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  • Detects four hazards: smoke, fire, carbon monoxide, and natural gas
  • Less expensive than the competition
  • Warns you before the battery dies


  • Lacks some of the smart features of the Nest Protect
  • Doesn’t integrate with many other smart devices

The Roost Smart Battery is such an ingenious invention: The $35 battery replaces the 9-volt in your smoke alarm, pairs with an app, and lets you silence false alarms from your phone and sends you alerts when there’s actually a problem. The new RSA-400 is a four-in-one smoke alarm from Roost that works with the battery as its backup, but it also gets its smarts from the 9-volt.


You can’t really talk about smart smoke alarms without mentioning the Nest Protect, and the Roost has one big advantage over the detector from Alphabet: It detects natural gas in addition to smoke, fire, and carbon monoxide. The Protect has sensors for the latter three only. But Nest does have some advantages over the Roost in terms of smart-home inclusivity.


The Roost RSA-400 ($80) and the RSA-200 ($60) both need to be wired up to work properly. Roost recommends an electrician install your detector, as you’ll need to disconnect and reconnect some wires. It’s a shame Roost doesn’t have a battery-only option, as both Nest and First Alert do for their smart alarms. Roost says in order for its sensors to work, it needs to be hooked up to more than just a battery.


The battery, which is how it connects to Wi-Fi, is actually meant to function as a backup in case your power goes out. While the RSA-400 detects four hazards, the RSA-200 is just for smoke and fire. Both look like ordinary detectors and lack features like the Nest’s LED ring that glows different colors depending on what it detects. There are lights on the Roost RSA-400: It occasionally blips green to let you know the power’s connected, a blue light glows when CO is detected, and if you hit the test button, the lights turn red.


Loud and proud

When I tested the RSA-400 (several times), it delivered an appropriately ear-piercing shriek that would likely raise you from your sleep and definitely annoyed my neighbor and my cat. That’s great in an emergency, but it does lack Nest’s voice alerts, which warn you before the blaring sets in; that way, if something innocuous is happening, you can silence the device without hurting your eardrums.

When I hit the test button and used smoke in a can to set the alarm off, I would get an alert on my phone after about 20 seconds saying the alarm was sounding. If I had the app open, it would take a few seconds for it to register what was happening. That meant I had to wait for the little icon to turn from green with a check mark to a red square with a bell to remotely silence the device.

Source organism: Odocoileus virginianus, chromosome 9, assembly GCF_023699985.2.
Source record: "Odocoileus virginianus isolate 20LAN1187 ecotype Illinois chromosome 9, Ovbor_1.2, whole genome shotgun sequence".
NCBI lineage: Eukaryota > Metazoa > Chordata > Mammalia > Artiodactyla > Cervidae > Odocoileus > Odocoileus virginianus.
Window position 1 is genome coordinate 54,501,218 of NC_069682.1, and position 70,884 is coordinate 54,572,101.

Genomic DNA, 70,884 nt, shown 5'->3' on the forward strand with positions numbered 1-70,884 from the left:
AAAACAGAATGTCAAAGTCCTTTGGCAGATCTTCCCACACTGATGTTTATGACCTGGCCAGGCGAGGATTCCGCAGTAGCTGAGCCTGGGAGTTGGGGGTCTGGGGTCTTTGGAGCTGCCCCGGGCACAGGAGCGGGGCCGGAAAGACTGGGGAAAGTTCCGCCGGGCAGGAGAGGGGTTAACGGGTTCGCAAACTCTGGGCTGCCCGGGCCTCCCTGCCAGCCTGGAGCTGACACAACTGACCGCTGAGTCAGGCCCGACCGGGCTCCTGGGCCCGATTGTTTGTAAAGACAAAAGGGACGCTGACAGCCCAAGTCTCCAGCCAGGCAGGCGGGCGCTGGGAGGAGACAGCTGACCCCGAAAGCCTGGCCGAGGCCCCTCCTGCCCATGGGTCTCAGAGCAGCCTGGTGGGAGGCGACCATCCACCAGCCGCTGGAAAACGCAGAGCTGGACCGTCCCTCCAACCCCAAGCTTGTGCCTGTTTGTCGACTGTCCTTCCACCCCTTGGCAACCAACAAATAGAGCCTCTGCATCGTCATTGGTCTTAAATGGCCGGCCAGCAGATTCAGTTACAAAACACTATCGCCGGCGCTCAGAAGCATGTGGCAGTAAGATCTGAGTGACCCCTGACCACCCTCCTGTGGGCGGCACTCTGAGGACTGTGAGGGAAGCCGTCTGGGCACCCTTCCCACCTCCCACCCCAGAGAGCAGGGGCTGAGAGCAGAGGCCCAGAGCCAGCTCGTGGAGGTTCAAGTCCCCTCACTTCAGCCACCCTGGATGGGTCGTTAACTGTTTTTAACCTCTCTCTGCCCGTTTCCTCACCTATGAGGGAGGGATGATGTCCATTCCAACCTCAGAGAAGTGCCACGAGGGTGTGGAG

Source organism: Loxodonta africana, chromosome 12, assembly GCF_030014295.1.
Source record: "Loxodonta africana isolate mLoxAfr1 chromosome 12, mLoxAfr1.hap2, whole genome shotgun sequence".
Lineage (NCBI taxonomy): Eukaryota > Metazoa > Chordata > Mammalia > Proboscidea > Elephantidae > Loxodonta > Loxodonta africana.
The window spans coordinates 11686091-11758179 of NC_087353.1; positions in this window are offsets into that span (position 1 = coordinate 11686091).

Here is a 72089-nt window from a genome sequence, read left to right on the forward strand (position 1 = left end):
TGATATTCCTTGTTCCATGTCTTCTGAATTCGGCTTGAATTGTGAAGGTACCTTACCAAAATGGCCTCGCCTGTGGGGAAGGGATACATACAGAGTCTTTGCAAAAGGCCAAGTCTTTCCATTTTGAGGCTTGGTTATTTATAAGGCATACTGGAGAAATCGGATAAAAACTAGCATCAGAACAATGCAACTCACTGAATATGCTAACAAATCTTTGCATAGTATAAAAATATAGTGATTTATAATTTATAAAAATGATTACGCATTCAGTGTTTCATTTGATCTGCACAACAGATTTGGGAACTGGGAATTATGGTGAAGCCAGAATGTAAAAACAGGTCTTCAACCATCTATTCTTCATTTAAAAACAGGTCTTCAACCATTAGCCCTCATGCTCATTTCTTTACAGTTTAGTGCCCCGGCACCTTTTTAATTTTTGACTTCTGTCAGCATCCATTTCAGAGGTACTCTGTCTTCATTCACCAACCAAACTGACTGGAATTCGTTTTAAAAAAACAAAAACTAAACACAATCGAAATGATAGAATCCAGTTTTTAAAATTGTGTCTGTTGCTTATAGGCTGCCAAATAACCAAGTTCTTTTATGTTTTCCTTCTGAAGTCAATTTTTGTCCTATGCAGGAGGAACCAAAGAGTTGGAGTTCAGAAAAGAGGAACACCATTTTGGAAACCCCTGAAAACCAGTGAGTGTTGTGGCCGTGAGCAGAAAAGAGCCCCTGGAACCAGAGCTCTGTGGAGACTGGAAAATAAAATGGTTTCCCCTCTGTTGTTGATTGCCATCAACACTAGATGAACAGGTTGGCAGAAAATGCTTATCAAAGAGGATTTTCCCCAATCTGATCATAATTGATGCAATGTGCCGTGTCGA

When that alert does pop up, I had four options: Call 911, view monitors (my contacts who I can alert that something’s alight), snooze the alarm, and view details. This is all exactly the same as when the Roost battery is installed in an ordinary detector.


Get visual

Part of the benefit of having a smart alarm is that it should be able to work with other devices to help lessen damage and alert you that something’s going down. While the Nest Protect could work with your connected thermostat to turn off in the event of CO detection, Roost doesn’t seem to have a lot of cross-device connectivity at the moment. I did set up an IFTTT recipe to have my LIFX light bulb flash red when the RSA-400 goes off, though it didn’t work when I used the alarm’s test function. There are also recipes for Hue bulbs, but IFTTT doesn’t seem to be talking to my Hue lights at the moment.


When’s the last time you tested your smoke alarm? You’re supposed to do it monthly, but both the Roost and the First Alert alarms want you to test theirs weekly. Nest says the Protect actually performs its own self-check, so you don’t have to. A weekly test seems pretty onerous, especially if you have several detectors.

Our take

At $80, the Roost is $20 cheaper than the Nest Protect and offers an added layer of protection with the natural gas sensor. If you already have a four-in-one detector, then the Roost battery is a great way to smarten it up.

How long will it last?

The Roost alarm is under warranty for 10 years, while the battery has a one-year warranty. The battery and app could get some software upgrades along the way that make them more compatible with other products, but there’s no guarantee of that.

Should you buy it?

If you want to upgrade your hardwired detector to something smarter, then you’ll have to ask yourself what you’re looking for: something feature-packed and pretty, like the Nest Protect, or a more utilitarian device that also detects natural gas. Just remember that the RSA-400 isn’t a replacement for a battery-only smoke alarm





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